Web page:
Our lives are now subjected to more statistical analysis than ever before. There are interesting and well-known examples, with Netflix – which use big data analytics to understand user behaviour and create targeted promotions – as an example of an ideal user experience many expect.
The value of data goes beyond user experience though. For example, the local tourism board in Singapore quickly adapted to the impact of the pandemic by creating a centralised data and insights platform to help the country’s tourism ecosystem move into the digital age with Adobe.
While data has tremendous potential, the real value does not come from information collection; but rather the ability to use that information to uncover new insights that enable better business decisions.
Singapore is home to a small yet highly competitive market, and running a successful eCommerce business out of the country is no simple task. Leveraging advanced data analytics is imperative to success; it allows companies to predict sales, manage stocks and improve margins.
There are a few key areas in which retailers typically employ analytics, including how shoppers find the products they are looking for, how many potential customers leave without adding items to their basket, and how many abandon their shopping cart. The insights are used to optimise the customer journey as they move through the shopping funnel.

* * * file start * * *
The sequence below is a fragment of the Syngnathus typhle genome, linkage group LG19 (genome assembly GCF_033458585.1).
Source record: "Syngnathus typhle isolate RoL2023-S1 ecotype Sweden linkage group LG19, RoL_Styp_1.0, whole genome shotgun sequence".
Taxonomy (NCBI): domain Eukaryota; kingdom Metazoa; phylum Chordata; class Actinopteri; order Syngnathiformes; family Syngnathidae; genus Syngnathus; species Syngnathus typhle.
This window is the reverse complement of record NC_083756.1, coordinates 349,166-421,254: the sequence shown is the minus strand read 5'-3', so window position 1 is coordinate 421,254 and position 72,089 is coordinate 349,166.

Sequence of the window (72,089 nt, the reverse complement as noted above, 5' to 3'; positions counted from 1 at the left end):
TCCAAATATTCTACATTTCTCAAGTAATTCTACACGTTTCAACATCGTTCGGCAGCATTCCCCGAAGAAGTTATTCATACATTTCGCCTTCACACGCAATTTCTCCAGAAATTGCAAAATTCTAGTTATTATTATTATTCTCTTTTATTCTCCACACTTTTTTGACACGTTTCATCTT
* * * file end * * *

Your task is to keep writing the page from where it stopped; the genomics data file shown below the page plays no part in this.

However, there is one often neglected stage of the customer journey: payments. Retailers know how many shoppers enter the checkout process while completing their payments. But how many are analysing the payment process itself to understand what lies behind it?
Benefits of payment analytics
Retailers know so much about their business, and place significant focus on improving customer experience, maximising basket sizes, and optimising conversions. However, the payment step is still viewed in isolation, even though each individual transaction provides a treasure trove of insights that could help increase profitability.
Improvement in customer payment acceptance cannot be achieved just by seeing the volume of approved and declined payments. It’s the “why” that’s the most crucial part of the checkout and payment process.
That’s where payment analytics comes in, providing the statistics to deliver answers to the “why” and identify patterns such as how well each payment method performs against each other – and if that varies by card types, digital alternatives, or other factors.
Maybe customers in certain circumstances need to be encouraged to use different payment methods to receive loyalty rebates and discounts. Maybe banks or fintech players are more sensitive to fraud risks. Maybe the usage of domestic credit cards will have lower transaction costs compared to an international choice.
Maybe it’s some or all these things and perhaps even a combination – or just none. Retailers may have a hunch, but accurate decisions are underpinned by evidence. Effective payment analytics can help find the problem and help address the situation, turning hypothesis into fact.